I am sitting at the table.
I look across the hard brown slab of wood that is dividing “their” side from “our” side.
I see their smiles. I see their notebooks. I hear the clock ticking.
I hear the mindless chatter about the weather.
I feel my breathing – I feel every shallow breath.
I see my fingers tapping – first on my legs, then on the table.
I close my eyes.
I tell myself, “Don’t cry! Don’t cry! Whatever you do, don’t cry”
And it begins.
My son’s Individualized Education Plan.
Their words swirl around my head.
All of the things he cannot do.
And with every word that comes from their lips, I relive the day he was diagnosed.
I tell myself, “Stay focused. Stay focused.”
I am his mama. I will get him what he needs.
I have to get him what he needs.
Present Level of Performance, Goals, Accommodations, Placement.
I run my hands through my hair.
I bend my head over.
I clinch my fists under my eyes to hold myself up.
Will I get him what he needs?
The meeting is over.
I sit in my car.
I am crying.
I can’t breathe.
I bring my hands to the wheel. I can’t make them stop shaking.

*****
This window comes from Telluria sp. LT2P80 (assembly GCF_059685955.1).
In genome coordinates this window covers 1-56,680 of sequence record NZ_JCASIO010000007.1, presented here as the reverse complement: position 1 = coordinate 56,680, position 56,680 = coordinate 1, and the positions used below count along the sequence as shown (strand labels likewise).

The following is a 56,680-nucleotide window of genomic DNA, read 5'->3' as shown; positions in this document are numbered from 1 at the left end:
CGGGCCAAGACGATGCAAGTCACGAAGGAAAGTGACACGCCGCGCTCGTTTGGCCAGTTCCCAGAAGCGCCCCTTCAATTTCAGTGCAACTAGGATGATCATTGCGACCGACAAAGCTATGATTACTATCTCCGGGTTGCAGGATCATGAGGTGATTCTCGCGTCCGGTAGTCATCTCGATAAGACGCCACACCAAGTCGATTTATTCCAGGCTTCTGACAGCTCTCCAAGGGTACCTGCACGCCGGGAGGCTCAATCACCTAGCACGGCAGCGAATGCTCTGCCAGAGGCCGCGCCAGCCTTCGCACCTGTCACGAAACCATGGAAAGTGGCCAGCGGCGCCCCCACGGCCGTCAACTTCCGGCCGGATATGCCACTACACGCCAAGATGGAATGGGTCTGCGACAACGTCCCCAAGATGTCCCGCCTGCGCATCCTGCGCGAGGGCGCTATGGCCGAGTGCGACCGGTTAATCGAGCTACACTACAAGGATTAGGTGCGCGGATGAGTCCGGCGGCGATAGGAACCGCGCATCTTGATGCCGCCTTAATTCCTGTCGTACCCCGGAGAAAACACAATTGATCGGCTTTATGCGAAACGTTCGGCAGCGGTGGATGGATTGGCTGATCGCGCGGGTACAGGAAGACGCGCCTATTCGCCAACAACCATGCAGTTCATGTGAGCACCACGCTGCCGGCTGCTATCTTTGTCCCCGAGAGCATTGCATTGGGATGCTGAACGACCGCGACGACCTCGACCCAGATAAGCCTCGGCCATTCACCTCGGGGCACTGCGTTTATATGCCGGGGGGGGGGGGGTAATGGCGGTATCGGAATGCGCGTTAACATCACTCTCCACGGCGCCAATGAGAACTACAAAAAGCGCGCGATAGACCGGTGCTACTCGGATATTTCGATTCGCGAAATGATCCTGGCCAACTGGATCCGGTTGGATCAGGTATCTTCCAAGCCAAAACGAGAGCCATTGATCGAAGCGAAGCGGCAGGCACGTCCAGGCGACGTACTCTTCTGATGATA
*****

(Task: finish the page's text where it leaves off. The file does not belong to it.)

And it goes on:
I am helpless. Utterly and completely helpless.
My boy. My sweet baby boy.
What am I going to do?
I walk in the door.
I walk straight to the refrigerator.
I grab the bottle of wine.
And I drink.
I pour another glass.
And I drink.
Another glass. Another glass. Another glass.
And I drink. And I drink. And I drink.
My son, my daughter, my husband.
And what will they do?
It has been two years since this meeting.
The hard brown slab that divided their side from ours changed.
It began to flow.
I was able to put out my hand.
And from their side, they grabbed it.
And they put out their hand.
And from our side, I grabbed it.
It was a lot of work.
It was painful.
So very painful and hard for everyone.
And there were tears.
So many, many, many tears.
And I almost broke.
Only God knows how close I came to breaking.
But together we decided what my son needed.
I never thought it possible.
I thought it anything but possible
They are so powerful.
As a mom I felt so powerless.
But the hands came together.
From two different sides.
Yes, they came together.
And it changed my son’s life.
It changed our family’s life.
It changed my life.
And so now I do not drink.
I have been sober for over two years.
And we sit around that table.
It can still be hard.
There is something about an IEP meeting that will never be easy.
But the meeting is for my son.
For my little guy.
Parents and educators coming together to meet his unique and special needs.
My sparkling blue-eyed boy’s needs.
And the hands will reach out across that one table.
And there will not be two sides.
There can’t be two sides.
There must only be one.
For my son.
For your child.
Copyright © cheairs graves August 30, 2011